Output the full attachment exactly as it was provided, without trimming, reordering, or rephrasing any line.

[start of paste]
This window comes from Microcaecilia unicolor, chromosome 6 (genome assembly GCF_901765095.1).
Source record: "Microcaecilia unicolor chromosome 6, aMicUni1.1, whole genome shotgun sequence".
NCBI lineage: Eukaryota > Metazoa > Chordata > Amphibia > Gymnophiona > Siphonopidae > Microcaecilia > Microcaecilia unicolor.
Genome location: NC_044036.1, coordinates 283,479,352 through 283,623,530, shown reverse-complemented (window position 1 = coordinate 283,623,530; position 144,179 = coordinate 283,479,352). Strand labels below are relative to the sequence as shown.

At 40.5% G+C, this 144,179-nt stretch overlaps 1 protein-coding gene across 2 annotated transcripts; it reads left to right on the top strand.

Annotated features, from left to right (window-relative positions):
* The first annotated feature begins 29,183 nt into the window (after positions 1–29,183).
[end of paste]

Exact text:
This window comes from Microcaecilia unicolor, chromosome 6 (genome assembly GCF_901765095.1).
Source record: "Microcaecilia unicolor chromosome 6, aMicUni1.1, whole genome shotgun sequence".
NCBI lineage: Eukaryota > Metazoa > Chordata > Amphibia > Gymnophiona > Siphonopidae > Microcaecilia > Microcaecilia unicolor.
Genome location: NC_044036.1, coordinates 283,479,352 through 283,623,530, shown reverse-complemented (window position 1 = coordinate 283,623,530; position 144,179 = coordinate 283,479,352). Strand labels below are relative to the sequence as shown.

At 40.5% G+C, this 144,179-nt stretch overlaps 1 protein-coding gene across 2 annotated transcripts; it reads left to right on the top strand.

Annotated features, from left to right (window-relative positions):
* The first annotated feature begins 29,183 nt into the window (after positions 1–29,183).